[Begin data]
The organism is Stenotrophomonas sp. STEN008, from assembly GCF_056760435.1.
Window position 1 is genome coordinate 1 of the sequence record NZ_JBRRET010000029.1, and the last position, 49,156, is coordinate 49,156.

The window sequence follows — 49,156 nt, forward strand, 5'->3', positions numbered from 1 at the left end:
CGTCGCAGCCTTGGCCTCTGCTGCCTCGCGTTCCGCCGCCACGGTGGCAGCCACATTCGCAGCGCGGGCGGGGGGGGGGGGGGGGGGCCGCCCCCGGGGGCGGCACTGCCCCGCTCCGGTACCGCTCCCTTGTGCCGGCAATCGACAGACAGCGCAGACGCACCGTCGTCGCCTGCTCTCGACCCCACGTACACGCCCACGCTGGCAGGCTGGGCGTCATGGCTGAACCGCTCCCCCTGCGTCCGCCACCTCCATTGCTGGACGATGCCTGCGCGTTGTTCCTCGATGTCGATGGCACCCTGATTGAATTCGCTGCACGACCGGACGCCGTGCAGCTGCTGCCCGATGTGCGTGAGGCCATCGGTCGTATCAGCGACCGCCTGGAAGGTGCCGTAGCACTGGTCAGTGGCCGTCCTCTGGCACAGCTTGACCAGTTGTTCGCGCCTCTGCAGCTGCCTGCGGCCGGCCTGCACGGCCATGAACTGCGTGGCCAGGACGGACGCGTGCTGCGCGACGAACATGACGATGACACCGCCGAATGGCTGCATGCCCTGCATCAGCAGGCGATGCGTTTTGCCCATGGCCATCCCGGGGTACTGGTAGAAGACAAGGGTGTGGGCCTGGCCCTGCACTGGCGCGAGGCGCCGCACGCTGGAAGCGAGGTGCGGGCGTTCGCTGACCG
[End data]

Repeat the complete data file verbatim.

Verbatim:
The organism is Stenotrophomonas sp. STEN008, from assembly GCF_056760435.1.
Window position 1 is genome coordinate 1 of the sequence record NZ_JBRRET010000029.1, and the last position, 49,156, is coordinate 49,156.

The window sequence follows — 49,156 nt, forward strand, 5'->3', positions numbered from 1 at the left end:
CGTCGCAGCCTTGGCCTCTGCTGCCTCGCGTTCCGCCGCCACGGTGGCAGCCACATTCGCAGCGCGGGCGGGGGGGGGGGGGGGGGGCCGCCCCCGGGGGCGGCACTGCCCCGCTCCGGTACCGCTCCCTTGTGCCGGCAATCGACAGACAGCGCAGACGCACCGTCGTCGCCTGCTCTCGACCCCACGTACACGCCCACGCTGGCAGGCTGGGCGTCATGGCTGAACCGCTCCCCCTGCGTCCGCCACCTCCATTGCTGGACGATGCCTGCGCGTTGTTCCTCGATGTCGATGGCACCCTGATTGAATTCGCTGCACGACCGGACGCCGTGCAGCTGCTGCCCGATGTGCGTGAGGCCATCGGTCGTATCAGCGACCGCCTGGAAGGTGCCGTAGCACTGGTCAGTGGCCGTCCTCTGGCACAGCTTGACCAGTTGTTCGCGCCTCTGCAGCTGCCTGCGGCCGGCCTGCACGGCCATGAACTGCGTGGCCAGGACGGACGCGTGCTGCGCGACGAACATGACGATGACACCGCCGAATGGCTGCATGCCCTGCATCAGCAGGCGATGCGTTTTGCCCATGGCCATCCCGGGGTACTGGTAGAAGACAAGGGTGTGGGCCTGGCCCTGCACTGGCGCGAGGCGCCGCACGCTGGAAGCGAGGTGCGGGCGTTCGCTGACCG